So, when will the media stop labeling this “urban”? That word sounds so bad and really doesn’t even describe the sport. The sport is played on a hard court so players call it hardcourt bike polo. It’s not that hard to do a little more research than googling “bike polo” and only looking at the first two listings. By the way, if any media people are to read this, Wiki has no idea what bike polo is because it sure as hell isn’t called “urban cycle polo”.
The Western Front
Under humming street lights
by Stephanie Castillo
Monday, July 14, 2008
They play late at night and into the early morning.
Players listen to loud, rhythmic music from an old portable stereo that serves as a backdrop against the rattle of bikes and the scraping of mallets against concrete.
Bikers turned the Bellingham High School parking lot, illuminated by overhead street lights, into a playing field for a rough and tumble game called bike polo.
Yells of “Get it! Get it!” and “On your left!” along with playful trash talking can be heard from the players, an assortment of Western and Whatcom Community College students, graduates and other Bellingham citizens.
Urban bike polo is a variation of bike polo, which is played with players mounted on bikes instead of horses like standard polo, Western junior Soren Dahlgren said.
Western junior Jordan Bright said anyone could play bike polo whichever way they want to.
“You can make the game as intense and as relaxed as you want it to be,” he said.
Bike polo may sound like a hobby or recreational activity, but the game has become an international movement with strict rules, tournaments and country-to-country bragging rights, said Bill Matheson, a bike polo veteran of 38 years and vice president of the American Bike Polo Association.
Bike polo, or “cycle polo” as it is internationally known, was created in Ireland by a former polo player more than a century ago, but the game didn’t become well-known until the last decade. Bike polo can now be accounted for in nine different countries, Matheson said.
In bike polo, four people play on each team. The teams play on a grass field with two goals on each end. Any bike can be used, and each player has a mallet to strike the ball, Matheson said.
A player can only touch the ball with the mallet and his or her body from the elbow to the hand. Players cannot dismount the bike or touch the ground with one of his or her feet for any reason. The team that scores five goals first wins the game. Referees and line judges call games in official leagues and tournaments, Matheson said.
Bike polo and urban bike polo have different sets of regulations. In urban bike polo, there are only three rules, Matheson said.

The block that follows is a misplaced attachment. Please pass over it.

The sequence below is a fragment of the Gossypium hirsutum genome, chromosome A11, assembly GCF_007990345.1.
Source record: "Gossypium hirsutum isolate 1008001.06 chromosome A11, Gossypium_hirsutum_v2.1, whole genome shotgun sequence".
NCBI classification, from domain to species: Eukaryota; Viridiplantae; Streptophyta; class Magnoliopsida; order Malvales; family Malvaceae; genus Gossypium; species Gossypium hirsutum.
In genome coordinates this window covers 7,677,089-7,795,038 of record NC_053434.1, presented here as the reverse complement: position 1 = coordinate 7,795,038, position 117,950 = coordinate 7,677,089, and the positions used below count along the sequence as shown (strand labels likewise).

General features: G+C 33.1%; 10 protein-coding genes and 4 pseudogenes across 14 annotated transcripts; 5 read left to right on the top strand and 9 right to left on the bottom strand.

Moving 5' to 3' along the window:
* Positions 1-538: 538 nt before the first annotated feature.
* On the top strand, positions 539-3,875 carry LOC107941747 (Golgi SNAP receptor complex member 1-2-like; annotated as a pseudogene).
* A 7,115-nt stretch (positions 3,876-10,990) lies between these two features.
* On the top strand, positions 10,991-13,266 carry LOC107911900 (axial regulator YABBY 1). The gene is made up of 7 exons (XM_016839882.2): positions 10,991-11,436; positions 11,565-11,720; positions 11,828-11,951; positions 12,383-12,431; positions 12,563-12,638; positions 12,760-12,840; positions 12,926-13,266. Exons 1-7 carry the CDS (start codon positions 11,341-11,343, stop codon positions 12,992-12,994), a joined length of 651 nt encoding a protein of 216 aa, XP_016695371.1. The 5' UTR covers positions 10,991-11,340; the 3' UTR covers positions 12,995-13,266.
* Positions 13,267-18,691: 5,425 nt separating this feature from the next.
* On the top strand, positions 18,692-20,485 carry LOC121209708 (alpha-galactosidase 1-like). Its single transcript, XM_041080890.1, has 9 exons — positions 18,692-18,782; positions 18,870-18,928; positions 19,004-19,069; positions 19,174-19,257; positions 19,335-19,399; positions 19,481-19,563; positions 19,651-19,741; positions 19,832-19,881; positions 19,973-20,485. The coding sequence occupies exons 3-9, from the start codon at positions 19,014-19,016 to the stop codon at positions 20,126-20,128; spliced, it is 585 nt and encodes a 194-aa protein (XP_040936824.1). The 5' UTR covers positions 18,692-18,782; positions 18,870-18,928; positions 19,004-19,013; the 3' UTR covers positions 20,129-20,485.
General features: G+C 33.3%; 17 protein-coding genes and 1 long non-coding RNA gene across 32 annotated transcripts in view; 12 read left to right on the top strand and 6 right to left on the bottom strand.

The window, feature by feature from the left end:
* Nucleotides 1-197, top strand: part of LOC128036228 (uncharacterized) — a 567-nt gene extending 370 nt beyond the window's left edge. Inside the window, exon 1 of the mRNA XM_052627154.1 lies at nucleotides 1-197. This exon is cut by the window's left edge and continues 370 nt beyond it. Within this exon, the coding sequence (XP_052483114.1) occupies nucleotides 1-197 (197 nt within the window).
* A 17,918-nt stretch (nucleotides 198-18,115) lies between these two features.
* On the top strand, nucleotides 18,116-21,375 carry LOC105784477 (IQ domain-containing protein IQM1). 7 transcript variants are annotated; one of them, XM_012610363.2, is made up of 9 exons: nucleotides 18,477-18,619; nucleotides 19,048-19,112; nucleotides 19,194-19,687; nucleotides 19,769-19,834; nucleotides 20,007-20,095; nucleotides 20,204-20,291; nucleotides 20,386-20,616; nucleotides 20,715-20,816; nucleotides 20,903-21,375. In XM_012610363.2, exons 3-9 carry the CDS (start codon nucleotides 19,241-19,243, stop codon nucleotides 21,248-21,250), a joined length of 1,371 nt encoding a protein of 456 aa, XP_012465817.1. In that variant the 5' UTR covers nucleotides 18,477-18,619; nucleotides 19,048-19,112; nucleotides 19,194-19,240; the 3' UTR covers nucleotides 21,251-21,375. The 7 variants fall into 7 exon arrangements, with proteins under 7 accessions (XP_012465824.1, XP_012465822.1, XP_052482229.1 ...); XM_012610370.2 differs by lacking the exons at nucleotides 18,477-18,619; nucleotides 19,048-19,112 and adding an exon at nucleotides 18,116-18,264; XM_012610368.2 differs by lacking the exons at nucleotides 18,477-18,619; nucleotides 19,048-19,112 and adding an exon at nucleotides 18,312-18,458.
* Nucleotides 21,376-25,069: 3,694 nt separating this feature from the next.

“You can’t touch your foot to the ground, you usually play to five goals and you can only score with striking the ball on the head of the mallet,” Matheson said.
Urban bike polo in Bellingham is not played in a league or tournament-style. It is casually played on concrete or another hard surface, as one would play pick-up basketball.
“I ride bikes and play polo because it’s always been the one thing that is constant,” Dahlgren said. “No matter what kind of a day I have had, or what kind of a mood I am in, getting on my bike has instantly made things better.”
Kulshan Cycles employee Patty McDermott said she hopes bike polo will continue to pick up in popularity.
“I hope bike polo will eventually become a spectator sport and not shunned upon like skateboarding frequently is,” McDermott said.
Dahlgren said he makes it a point to play urban bike polo at least two times a week.
“We play a lot because it’s fun, but our rules are loose,” Dahlgren said. “It’s more about playing than it is about playing by the rules.”
Bellingham urban bike polo players have truly developed their own style of play, said Paul Robbins, Whatcom Community College student.
Dahlgren said his group of bike polo friends play with hand-fashioned mallets made out of ski poles or hockey sticks and plastic tubing for the head.
There is no out of bounds, and the goal is one bike-length long on either end. The goals are marked with bags or other objects the players have with them.
The group plays 3-on-3 late at night in closed parking lots and tennis courts, Dahlgren said.
If anyone causes an accident or puts his or her foot on the ground, he or she immediately has to place his or her bike on the ground and run around it three times as punishment, Dahlgren said.
“It’s funny when you have multiple people randomly running around their bikes at the same time,” he said.
Dahlgren and Bright said one of their favorite bike polo games was played two months ago in Red Square.
By the time the group started playing, even the library was closed because it was so late, Bright said.
“It was a humid night and we couldn’t see much, but we played with more people on each team, and that’s what made it great,” Dahlgren said.